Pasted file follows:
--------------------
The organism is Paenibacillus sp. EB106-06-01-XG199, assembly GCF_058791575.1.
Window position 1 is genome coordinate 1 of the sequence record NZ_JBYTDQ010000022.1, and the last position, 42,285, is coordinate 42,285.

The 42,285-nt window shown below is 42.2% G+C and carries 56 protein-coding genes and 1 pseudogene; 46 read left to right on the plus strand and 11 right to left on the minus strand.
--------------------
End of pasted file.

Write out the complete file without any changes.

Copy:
The organism is Paenibacillus sp. EB106-06-01-XG199, assembly GCF_058791575.1.
Window position 1 is genome coordinate 1 of the sequence record NZ_JBYTDQ010000022.1, and the last position, 42,285, is coordinate 42,285.

The 42,285-nt window shown below is 42.2% G+C and carries 56 protein-coding genes and 1 pseudogene; 46 read left to right on the plus strand and 11 right to left on the minus strand.